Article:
Garfield commission backs sheriffs’ gun-law challenge
Garfield County commissioners have decided to ride shotgun in support of Colorado sheriffs who are legally challenging new gun restrictions in the state, joining a growing list of counties to do so.
Acting at the behest of Garfield Sheriff Lou Vallario, the commissioners on Monday unanimously approved a resolution opposing “vague and unenforceable” gun laws adopted by the state legislature.
“We own pistols, we own shotguns, we own rifles, and we’re proud that we do,” Commissioner Mike Samson said, referring to himself and fellow commissioners John Martin and Tom Jankovsky.
Eight Colorado counties have passed measures in support of the Second Amendment right to bear arms, including Mesa, Montrose, Moffat, Delta and Montezuma counties in western Colorado, according to http://www.coloradoguncase.org. That’s a website devoted to the lawsuit by 55 Colorado sheriffs and others to take on House bills 1224 and 1229, which respectively limit gun magazines to 15 rounds and impose universal background checks on gun sales and transfers.
State Rep. Bob Rankin, R-Carbondale, told Garfield commissioners that such resolutions matter as some lawmakers come back next year and try to modify the laws that were passed. State Sen. Randy Baumgardner, R-Hot Sulphur Springs, told the commissioners he will be introducing a bill seeking to repeal the gun magazine limits, which he considers an infringement on the Second Amendment.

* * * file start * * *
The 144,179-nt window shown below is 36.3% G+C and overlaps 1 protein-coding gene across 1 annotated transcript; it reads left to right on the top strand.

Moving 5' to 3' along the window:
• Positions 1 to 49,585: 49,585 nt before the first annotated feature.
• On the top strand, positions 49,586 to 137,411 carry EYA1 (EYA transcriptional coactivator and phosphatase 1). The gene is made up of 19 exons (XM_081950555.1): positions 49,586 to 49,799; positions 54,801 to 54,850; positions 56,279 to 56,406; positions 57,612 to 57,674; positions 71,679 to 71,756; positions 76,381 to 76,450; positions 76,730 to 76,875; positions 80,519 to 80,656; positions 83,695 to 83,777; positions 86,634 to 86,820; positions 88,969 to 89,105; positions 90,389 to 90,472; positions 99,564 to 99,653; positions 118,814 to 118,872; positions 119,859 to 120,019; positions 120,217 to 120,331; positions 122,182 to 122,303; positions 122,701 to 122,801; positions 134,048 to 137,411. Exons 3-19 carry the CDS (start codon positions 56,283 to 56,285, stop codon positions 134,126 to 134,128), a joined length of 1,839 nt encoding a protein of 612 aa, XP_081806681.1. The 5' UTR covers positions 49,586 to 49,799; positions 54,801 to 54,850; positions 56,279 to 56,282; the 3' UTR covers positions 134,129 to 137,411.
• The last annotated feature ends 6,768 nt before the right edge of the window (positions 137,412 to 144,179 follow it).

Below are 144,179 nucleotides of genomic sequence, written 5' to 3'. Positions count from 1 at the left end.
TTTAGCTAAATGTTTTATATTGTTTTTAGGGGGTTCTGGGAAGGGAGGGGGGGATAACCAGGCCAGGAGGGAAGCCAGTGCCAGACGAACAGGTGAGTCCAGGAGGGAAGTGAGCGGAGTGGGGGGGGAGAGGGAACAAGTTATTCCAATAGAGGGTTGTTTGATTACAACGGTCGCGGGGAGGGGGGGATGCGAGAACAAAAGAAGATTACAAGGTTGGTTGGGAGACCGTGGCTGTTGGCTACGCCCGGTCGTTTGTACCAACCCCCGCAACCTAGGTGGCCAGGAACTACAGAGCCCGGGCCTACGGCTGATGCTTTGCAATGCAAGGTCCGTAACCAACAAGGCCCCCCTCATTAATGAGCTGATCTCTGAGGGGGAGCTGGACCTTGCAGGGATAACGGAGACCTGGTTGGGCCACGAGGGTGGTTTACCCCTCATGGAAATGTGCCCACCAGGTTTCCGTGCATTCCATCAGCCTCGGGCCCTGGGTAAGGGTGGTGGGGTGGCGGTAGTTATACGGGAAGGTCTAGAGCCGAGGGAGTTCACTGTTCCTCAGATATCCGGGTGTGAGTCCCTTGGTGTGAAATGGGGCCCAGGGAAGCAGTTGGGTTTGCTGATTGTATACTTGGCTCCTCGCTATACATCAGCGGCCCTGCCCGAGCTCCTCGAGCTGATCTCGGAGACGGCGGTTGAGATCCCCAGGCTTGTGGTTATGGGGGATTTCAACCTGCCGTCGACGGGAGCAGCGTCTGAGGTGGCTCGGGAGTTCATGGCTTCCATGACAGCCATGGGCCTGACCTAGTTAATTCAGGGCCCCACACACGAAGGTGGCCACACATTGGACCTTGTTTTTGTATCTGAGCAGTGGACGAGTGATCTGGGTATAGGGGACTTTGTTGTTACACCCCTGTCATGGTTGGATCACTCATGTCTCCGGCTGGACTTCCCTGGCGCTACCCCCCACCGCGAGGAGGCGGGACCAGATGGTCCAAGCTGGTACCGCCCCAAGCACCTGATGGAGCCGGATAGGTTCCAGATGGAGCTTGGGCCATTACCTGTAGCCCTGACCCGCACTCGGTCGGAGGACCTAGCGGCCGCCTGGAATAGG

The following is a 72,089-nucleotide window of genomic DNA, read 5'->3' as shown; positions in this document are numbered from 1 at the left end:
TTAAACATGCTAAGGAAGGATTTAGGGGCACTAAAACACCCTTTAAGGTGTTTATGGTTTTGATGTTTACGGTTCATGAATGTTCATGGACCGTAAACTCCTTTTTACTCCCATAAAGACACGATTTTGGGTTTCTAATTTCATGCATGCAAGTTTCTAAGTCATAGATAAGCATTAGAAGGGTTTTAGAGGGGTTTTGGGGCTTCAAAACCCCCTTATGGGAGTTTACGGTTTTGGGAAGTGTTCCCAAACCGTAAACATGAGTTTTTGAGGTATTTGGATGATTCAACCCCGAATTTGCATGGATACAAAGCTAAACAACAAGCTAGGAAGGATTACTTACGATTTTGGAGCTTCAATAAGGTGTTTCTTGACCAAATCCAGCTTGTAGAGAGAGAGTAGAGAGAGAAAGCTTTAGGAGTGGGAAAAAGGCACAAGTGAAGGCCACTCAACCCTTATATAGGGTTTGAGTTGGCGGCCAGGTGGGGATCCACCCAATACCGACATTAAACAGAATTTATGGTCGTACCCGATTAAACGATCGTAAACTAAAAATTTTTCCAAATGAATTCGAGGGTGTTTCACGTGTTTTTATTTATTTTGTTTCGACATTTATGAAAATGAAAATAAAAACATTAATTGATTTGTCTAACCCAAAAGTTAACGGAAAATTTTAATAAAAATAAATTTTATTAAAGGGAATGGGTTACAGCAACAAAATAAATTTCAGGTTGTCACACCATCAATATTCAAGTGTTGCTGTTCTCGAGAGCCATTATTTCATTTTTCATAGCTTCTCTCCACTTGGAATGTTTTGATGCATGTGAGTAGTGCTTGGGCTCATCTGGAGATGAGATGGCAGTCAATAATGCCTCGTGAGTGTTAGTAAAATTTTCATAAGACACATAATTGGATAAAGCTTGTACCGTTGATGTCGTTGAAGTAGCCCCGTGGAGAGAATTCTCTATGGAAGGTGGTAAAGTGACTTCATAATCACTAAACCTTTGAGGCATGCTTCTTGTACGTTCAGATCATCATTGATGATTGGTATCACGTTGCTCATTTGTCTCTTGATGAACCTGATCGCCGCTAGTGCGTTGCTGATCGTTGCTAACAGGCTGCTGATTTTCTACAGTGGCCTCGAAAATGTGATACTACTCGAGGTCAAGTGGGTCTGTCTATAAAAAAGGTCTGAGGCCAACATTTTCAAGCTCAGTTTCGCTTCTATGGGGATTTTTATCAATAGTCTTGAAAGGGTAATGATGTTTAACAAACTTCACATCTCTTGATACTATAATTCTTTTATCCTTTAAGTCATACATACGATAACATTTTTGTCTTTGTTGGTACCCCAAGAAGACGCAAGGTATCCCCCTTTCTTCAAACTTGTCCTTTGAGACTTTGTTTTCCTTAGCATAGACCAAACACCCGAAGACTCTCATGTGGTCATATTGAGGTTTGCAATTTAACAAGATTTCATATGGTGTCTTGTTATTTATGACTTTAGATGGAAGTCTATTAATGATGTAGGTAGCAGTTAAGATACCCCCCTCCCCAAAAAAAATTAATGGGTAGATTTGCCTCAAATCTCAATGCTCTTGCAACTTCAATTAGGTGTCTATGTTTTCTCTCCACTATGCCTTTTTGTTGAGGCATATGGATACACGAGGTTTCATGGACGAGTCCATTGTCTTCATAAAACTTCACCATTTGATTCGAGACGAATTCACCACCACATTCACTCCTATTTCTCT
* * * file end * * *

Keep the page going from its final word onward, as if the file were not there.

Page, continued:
Said Rankin, “We’re fighting an issue here where it’s sort of a national agenda to implement these gun control laws without proof that it will do any good.”
John Bernard, a gunsmith in Rifle, told the commissioners, “The people that are passing this stuff are pushing and pushing and pushing, and I think the best way to counter is to push back, and push back hard.”
Samson shared Bernard’s sentiments that the measures violate people’s rights. “They do go too far and we need to push back,” he said.
Vallario acknowledged that guidance provided by state Attorney General John Suthers has helped clarify some of the confusion surrounding the laws, but he said guidance is only that, and future attorneys general could alter it.
He told commissioners that people have told him it’s not up to him to determine what is constitutional.
“They are 100 percent right. That’s what our courts are for and that’s why we initiated the lawsuit,” he said.
Garfield Commissioner John Martin noted that no taxpayer funds are being used on behalf of the lawsuit. However, the county’s motion does authorize County Attorney Frank Hutfless to take actions including filing briefs in the case where appropriate to seek to avoid unfunded mandates created by the new laws.